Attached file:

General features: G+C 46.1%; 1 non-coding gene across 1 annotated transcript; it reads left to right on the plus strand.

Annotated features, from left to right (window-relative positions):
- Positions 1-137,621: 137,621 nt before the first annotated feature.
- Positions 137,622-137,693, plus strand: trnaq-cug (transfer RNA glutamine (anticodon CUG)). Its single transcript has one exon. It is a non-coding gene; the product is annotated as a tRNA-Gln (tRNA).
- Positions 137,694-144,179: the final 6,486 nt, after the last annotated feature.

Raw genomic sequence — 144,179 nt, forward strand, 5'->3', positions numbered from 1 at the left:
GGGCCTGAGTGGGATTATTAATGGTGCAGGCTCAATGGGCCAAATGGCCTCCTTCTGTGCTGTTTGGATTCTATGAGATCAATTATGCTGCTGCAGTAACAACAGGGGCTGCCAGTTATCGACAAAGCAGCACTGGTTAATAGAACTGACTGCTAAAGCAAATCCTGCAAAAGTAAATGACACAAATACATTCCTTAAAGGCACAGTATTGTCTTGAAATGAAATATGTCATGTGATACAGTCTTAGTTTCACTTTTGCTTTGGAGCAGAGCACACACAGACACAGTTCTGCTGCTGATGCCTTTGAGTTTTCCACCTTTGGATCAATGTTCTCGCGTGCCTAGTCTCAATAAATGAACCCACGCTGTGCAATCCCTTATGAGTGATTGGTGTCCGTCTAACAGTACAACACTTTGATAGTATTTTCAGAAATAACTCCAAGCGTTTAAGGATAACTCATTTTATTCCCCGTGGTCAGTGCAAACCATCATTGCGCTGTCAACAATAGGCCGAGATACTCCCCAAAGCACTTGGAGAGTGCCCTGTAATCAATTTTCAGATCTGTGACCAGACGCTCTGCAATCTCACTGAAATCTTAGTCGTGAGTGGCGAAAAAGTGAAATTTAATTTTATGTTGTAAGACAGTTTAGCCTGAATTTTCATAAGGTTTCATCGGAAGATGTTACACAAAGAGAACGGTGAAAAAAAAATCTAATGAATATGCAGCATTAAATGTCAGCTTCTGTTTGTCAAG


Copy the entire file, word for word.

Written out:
General features: G+C 46.1%; 1 non-coding gene across 1 annotated transcript; it reads left to right on the plus strand.

Annotated features, from left to right (window-relative positions):
- Positions 1-137,621: 137,621 nt before the first annotated feature.
- Positions 137,622-137,693, plus strand: trnaq-cug (transfer RNA glutamine (anticodon CUG)). Its single transcript has one exon. It is a non-coding gene; the product is annotated as a tRNA-Gln (tRNA).
- Positions 137,694-144,179: the final 6,486 nt, after the last annotated feature.

Raw genomic sequence — 144,179 nt, forward strand, 5'->3', positions numbered from 1 at the left:
GGGCCTGAGTGGGATTATTAATGGTGCAGGCTCAATGGGCCAAATGGCCTCCTTCTGTGCTGTTTGGATTCTATGAGATCAATTATGCTGCTGCAGTAACAACAGGGGCTGCCAGTTATCGACAAAGCAGCACTGGTTAATAGAACTGACTGCTAAAGCAAATCCTGCAAAAGTAAATGACACAAATACATTCCTTAAAGGCACAGTATTGTCTTGAAATGAAATATGTCATGTGATACAGTCTTAGTTTCACTTTTGCTTTGGAGCAGAGCACACACAGACACAGTTCTGCTGCTGATGCCTTTGAGTTTTCCACCTTTGGATCAATGTTCTCGCGTGCCTAGTCTCAATAAATGAACCCACGCTGTGCAATCCCTTATGAGTGATTGGTGTCCGTCTAACAGTACAACACTTTGATAGTATTTTCAGAAATAACTCCAAGCGTTTAAGGATAACTCATTTTATTCCCCGTGGTCAGTGCAAACCATCATTGCGCTGTCAACAATAGGCCGAGATACTCCCCAAAGCACTTGGAGAGTGCCCTGTAATCAATTTTCAGATCTGTGACCAGACGCTCTGCAATCTCACTGAAATCTTAGTCGTGAGTGGCGAAAAAGTGAAATTTAATTTTATGTTGTAAGACAGTTTAGCCTGAATTTTCATAAGGTTTCATCGGAAGATGTTACACAAAGAGAACGGTGAAAAAAAAATCTAATGAATATGCAGCATTAAATGTCAGCTTCTGTTTGTCAAG